Tuesday, February 23, 2016

Pirates recapitulating the Iliad

Hubris runs through human affairs. From Empire of Blue Water by Stephan Talty. Privateer Henry Morgan has been trapped in Lake Maracaibo by Don Alonzo. Morgan launches a surprise fireship attack on the blockading Spanish warships and is able to make his escape with all his treasure intact.
What Morgan did not realize until days later was that Don Alonzo had been warned about the fireship. Although the pirates kept a strict guard on all their prisoners, a "certain negro" had made it to the Magdalena days before the attack and told the Admiral, "Sir, be pleased to have great care of yourself, for the English have prepared a fireship with desire to burn your fleet." The Spanish noble had scoffed at the idea. "How can that be?" he thundered at the spy. "Have they, peradventure, wit enough to build a fireship? Or what instruments have they to do it withal?" Do Alonzo was a Spaniard to the bone: He simply could not imagine that he could be out-thought by scum like the Brethren. But the collective wisdom of the pirates had defeated the noble.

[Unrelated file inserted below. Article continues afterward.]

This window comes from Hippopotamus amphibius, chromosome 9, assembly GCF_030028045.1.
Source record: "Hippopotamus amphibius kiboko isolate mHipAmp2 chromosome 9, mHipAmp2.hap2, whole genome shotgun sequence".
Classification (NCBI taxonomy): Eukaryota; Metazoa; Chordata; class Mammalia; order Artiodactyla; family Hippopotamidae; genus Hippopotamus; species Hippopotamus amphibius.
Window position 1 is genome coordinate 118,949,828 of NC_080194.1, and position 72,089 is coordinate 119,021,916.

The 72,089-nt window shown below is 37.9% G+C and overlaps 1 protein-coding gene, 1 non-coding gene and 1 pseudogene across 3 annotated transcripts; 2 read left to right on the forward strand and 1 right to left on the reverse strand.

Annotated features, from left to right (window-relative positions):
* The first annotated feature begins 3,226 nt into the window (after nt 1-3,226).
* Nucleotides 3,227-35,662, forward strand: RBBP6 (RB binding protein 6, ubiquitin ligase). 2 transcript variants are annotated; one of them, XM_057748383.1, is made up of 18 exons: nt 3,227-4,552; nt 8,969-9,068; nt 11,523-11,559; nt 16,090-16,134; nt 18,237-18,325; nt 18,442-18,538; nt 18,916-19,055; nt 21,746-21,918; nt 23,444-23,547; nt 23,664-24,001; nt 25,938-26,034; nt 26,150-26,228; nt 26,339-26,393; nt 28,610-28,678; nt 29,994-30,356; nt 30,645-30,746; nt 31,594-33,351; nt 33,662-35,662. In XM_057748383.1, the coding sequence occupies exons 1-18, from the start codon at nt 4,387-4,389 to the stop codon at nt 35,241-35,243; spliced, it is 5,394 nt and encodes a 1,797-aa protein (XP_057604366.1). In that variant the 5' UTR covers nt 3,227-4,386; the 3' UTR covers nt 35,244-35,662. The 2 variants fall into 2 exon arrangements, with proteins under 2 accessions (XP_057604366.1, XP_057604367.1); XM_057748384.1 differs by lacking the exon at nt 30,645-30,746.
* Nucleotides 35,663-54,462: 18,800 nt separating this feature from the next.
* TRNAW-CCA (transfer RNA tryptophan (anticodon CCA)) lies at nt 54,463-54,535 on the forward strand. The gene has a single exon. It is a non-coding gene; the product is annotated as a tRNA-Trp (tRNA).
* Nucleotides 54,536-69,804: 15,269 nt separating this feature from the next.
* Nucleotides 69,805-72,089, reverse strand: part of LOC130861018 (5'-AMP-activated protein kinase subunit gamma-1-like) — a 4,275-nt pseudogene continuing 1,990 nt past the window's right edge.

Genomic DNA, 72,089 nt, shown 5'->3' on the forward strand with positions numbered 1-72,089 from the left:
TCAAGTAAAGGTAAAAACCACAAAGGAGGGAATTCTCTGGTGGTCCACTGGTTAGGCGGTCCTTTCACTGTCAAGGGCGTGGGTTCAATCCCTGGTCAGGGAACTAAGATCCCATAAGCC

It reminds me of the scene in The Iliad when the Trojans are warned by Trojan priest Laoco├Ân about the possibility that the wooden horse left by the Greeks might be a trick and should not be brought into the city (famously rendered by Virgil as "I fear Greeks, even those bearing gifts.")

Hubris runs through history. Our downfall is surprisingly often, not the result of a deficit of knowledge, but a deficit of humility.

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